Written by Shirley Nelson, CFP®, J.D.

In this article I will share with you some practices I have tried with my four-year-old daughter to help her grasp the concept of money. Interested in finding out more? Read on!

We live in a world where paper money is slowly fading into history. Modern shopping puts goods and services right at our finger tips. Everything from that fancy cashmere dress you see online, or that delicious sizzling steak at your local restaurant — is just one click on your phone and it’s delivered to your door.

Many of us can’t remember the last time we made a large purchase of more than $50 with cash. In fact, a lot of us don’t even carry cash on us anymore due to the convenience of credit cards and digital payments. This convenience comes with an unintended consequence that could be a problem to some of us who are parents: how do we educate our children about money, when they don’t even see money around them? Are we going to show them the statements of our bank account where our salary is deposited each month? Or perhaps that digital order confirmation on Amazon showing that we just bought $80 worth of pet food? Will our children see these digital transactions as being so “easy” that they see money just like a game?

To many of us, an actual, physical thing in our hands that we can touch and feel seems more real. A string of numbers on the screen? Not so much, at least not initially. I still remember that when I was little, my grandma would lay out a small stack of $1, $5, $10, $20 bills and some coins on the dining table under a dim ceiling light to budget the family spending each month. She looked so focused and serious that my mind captured a still image of her at that moment, so vivid, that till this day that image comes to me when I am working out a budget plan for our clients. Granted, I am using a computer, a keyboard, and a mouse now and I type numbers into Excel…but that image of my grandma anchors me to the reality of money that I’ll never treat these numbers lightly.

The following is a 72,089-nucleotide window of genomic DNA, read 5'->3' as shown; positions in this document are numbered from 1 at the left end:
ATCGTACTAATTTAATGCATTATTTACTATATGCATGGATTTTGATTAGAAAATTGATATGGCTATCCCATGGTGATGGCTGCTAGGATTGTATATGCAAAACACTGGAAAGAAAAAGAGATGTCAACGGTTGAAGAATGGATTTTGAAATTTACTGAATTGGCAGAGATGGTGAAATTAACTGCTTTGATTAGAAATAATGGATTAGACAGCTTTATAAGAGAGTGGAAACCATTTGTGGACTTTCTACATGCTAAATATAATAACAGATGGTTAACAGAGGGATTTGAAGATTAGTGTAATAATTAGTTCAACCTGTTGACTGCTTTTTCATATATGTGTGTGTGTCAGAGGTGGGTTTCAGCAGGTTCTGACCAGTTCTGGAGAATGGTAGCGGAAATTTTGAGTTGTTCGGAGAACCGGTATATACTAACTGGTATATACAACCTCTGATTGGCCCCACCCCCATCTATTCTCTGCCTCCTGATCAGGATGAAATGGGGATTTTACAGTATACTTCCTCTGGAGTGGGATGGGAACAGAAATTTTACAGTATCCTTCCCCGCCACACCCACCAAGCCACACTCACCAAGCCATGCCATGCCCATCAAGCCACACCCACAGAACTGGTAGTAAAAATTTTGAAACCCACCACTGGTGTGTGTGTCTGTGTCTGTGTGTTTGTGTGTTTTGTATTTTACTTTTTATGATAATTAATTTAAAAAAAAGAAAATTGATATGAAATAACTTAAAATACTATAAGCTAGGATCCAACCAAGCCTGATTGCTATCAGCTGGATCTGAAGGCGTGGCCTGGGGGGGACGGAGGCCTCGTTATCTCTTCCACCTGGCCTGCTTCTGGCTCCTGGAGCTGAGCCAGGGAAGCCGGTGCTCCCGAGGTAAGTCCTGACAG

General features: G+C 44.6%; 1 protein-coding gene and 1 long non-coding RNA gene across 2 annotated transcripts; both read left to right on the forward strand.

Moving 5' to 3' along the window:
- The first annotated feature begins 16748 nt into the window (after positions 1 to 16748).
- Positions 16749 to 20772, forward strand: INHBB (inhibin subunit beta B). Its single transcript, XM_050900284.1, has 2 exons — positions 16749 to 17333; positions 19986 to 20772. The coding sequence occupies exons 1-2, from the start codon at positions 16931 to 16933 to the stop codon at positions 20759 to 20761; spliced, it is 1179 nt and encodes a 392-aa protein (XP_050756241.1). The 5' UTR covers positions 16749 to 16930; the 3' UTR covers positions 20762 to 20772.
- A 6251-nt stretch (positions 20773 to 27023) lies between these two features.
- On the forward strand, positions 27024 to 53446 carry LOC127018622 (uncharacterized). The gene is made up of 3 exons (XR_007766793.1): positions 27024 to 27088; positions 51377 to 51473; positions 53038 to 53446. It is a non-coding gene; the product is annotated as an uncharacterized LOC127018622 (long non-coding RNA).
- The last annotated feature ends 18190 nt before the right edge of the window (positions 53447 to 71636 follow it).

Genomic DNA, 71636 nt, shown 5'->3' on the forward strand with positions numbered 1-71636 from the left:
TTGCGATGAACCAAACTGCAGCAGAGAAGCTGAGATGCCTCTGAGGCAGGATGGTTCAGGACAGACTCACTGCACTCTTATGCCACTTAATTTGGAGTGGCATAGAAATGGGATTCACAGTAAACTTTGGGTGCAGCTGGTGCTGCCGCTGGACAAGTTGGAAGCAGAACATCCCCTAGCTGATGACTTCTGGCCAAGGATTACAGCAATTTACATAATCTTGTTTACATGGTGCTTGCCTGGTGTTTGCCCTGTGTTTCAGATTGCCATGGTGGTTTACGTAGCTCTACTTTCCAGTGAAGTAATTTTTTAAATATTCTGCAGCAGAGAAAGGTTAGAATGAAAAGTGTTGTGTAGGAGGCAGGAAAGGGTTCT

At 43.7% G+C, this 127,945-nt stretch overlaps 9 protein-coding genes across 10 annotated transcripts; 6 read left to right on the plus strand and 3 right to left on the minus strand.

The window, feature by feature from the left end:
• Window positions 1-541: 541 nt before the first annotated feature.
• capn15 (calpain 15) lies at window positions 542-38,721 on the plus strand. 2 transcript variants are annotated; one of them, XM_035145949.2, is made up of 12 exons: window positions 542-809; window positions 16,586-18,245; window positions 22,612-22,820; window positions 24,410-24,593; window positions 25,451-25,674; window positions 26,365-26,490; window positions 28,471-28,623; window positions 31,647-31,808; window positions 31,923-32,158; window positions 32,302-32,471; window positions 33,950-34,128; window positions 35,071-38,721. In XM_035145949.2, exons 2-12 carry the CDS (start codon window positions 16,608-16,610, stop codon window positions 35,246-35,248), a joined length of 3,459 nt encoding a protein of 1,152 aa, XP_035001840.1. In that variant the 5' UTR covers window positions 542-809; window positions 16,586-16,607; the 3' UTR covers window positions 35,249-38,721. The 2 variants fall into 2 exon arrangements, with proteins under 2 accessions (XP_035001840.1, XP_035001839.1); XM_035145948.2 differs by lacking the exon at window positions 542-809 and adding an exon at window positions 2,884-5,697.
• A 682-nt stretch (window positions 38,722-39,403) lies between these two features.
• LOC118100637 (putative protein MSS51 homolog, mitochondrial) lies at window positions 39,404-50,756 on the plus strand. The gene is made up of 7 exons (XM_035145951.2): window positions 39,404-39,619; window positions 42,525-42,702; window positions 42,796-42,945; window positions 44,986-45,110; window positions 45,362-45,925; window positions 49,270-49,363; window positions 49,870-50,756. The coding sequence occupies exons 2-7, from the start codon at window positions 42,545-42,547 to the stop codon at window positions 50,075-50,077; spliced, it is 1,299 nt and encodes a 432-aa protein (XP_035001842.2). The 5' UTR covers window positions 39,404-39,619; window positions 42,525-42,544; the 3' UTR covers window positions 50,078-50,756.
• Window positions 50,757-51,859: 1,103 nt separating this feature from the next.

When contemplating this article, I thought about the importance of money. Money, or put more broadly, currency, is the building block of a functioning society. An in-depth knowledge of money is like that first castle our young “Super Marios” need to conquer before carrying on the rest of their financial journey.

So how do we teach our children about money? Call me old school, but I’m a strong advocate of the old way: cash. The concept of shopping – pay the money and you get the goods – is fairly straightforward for a child to understand when you use cash. It took my four-year-old daughter two trips to her favorite local ice cream shop to understand that these green paper bills can buy her an ice cream!